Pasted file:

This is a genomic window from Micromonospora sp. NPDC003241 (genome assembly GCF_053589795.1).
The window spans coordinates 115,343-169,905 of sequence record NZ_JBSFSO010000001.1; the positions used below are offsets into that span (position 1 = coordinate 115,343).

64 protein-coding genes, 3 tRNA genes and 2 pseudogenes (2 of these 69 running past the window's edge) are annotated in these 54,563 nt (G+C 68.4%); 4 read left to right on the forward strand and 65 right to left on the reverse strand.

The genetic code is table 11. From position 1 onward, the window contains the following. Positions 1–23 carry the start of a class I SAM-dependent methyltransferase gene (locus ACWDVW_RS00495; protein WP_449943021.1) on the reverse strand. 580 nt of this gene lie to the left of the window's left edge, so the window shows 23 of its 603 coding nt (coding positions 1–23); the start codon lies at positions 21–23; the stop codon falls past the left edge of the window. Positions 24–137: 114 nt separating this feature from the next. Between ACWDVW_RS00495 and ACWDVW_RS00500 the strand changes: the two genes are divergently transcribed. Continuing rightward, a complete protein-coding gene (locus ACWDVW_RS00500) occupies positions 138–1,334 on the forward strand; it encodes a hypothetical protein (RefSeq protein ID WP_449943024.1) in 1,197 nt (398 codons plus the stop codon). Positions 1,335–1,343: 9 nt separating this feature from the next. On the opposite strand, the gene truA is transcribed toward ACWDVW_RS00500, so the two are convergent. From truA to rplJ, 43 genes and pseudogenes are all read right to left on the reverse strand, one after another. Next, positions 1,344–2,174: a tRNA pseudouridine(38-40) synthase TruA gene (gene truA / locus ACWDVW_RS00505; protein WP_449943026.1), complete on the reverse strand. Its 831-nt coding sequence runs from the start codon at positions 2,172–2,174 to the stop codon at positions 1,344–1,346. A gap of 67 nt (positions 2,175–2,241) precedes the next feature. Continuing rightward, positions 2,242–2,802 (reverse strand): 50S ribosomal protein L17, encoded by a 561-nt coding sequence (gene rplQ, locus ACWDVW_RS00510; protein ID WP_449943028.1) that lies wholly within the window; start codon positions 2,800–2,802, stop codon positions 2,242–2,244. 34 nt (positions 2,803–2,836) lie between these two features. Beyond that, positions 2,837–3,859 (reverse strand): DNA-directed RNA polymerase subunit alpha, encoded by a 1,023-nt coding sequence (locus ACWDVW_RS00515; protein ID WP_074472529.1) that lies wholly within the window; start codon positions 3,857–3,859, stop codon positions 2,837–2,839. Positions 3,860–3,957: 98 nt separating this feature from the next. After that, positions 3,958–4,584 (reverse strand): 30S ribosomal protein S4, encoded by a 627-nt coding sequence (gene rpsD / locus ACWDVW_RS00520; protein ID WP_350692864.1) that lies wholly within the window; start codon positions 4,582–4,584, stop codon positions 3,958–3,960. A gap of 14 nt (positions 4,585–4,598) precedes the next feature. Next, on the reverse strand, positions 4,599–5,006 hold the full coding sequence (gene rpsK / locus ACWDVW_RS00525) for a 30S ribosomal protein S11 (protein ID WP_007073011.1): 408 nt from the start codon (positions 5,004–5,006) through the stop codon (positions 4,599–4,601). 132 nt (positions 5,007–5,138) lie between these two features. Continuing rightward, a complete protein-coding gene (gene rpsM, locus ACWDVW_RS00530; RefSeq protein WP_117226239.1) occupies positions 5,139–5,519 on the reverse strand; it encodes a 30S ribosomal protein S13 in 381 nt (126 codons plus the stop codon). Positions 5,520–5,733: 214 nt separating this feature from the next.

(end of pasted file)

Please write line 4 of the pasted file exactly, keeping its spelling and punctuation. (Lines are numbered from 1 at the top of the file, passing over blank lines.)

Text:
The genetic code is table 11. From position 1 onward, the window contains the following. Positions 1–23 carry the start of a class I SAM-dependent methyltransferase gene (locus ACWDVW_RS00495; protein WP_449943021.1) on the reverse strand. 580 nt of this gene lie to the left of the window's left edge, so the window shows 23 of its 603 coding nt (coding positions 1–23); the start codon lies at positions 21–23; the stop codon falls past the left edge of the window. Positions 24–137: 114 nt separating this feature from the next. Between ACWDVW_RS00495 and ACWDVW_RS00500 the strand changes: the two genes are divergently transcribed. Continuing rightward, a complete protein-coding gene (locus ACWDVW_RS00500) occupies positions 138–1,334 on the forward strand; it encodes a hypothetical protein (RefSeq protein ID WP_449943024.1) in 1,197 nt (398 codons plus the stop codon). Positions 1,335–1,343: 9 nt separating this feature from the next. On the opposite strand, the gene truA is transcribed toward ACWDVW_RS00500, so the two are convergent. From truA to rplJ, 43 genes and pseudogenes are all read right to left on the reverse strand, one after another. Next, positions 1,344–2,174: a tRNA pseudouridine(38-40) synthase TruA gene (gene truA / locus ACWDVW_RS00505; protein WP_449943026.1), complete on the reverse strand. Its 831-nt coding sequence runs from the start codon at positions 2,172–2,174 to the stop codon at positions 1,344–1,346. A gap of 67 nt (positions 2,175–2,241) precedes the next feature. Continuing rightward, positions 2,242–2,802 (reverse strand): 50S ribosomal protein L17, encoded by a 561-nt coding sequence (gene rplQ, locus ACWDVW_RS00510; protein ID WP_449943028.1) that lies wholly within the window; start codon positions 2,800–2,802, stop codon positions 2,242–2,244. 34 nt (positions 2,803–2,836) lie between these two features. Beyond that, positions 2,837–3,859 (reverse strand): DNA-directed RNA polymerase subunit alpha, encoded by a 1,023-nt coding sequence (locus ACWDVW_RS00515; protein ID WP_074472529.1) that lies wholly within the window; start codon positions 3,857–3,859, stop codon positions 2,837–2,839. Positions 3,860–3,957: 98 nt separating this feature from the next. After that, positions 3,958–4,584 (reverse strand): 30S ribosomal protein S4, encoded by a 627-nt coding sequence (gene rpsD / locus ACWDVW_RS00520; protein ID WP_350692864.1) that lies wholly within the window; start codon positions 4,582–4,584, stop codon positions 3,958–3,960. A gap of 14 nt (positions 4,585–4,598) precedes the next feature. Next, on the reverse strand, positions 4,599–5,006 hold the full coding sequence (gene rpsK / locus ACWDVW_RS00525) for a 30S ribosomal protein S11 (protein ID WP_007073011.1): 408 nt from the start codon (positions 5,004–5,006) through the stop codon (positions 4,599–4,601). 132 nt (positions 5,007–5,138) lie between these two features. Continuing rightward, a complete protein-coding gene (gene rpsM, locus ACWDVW_RS00530; RefSeq protein WP_117226239.1) occupies positions 5,139–5,519 on the reverse strand; it encodes a 30S ribosomal protein S13 in 381 nt (126 codons plus the stop codon). Positions 5,520–5,733: 214 nt separating this feature from the next.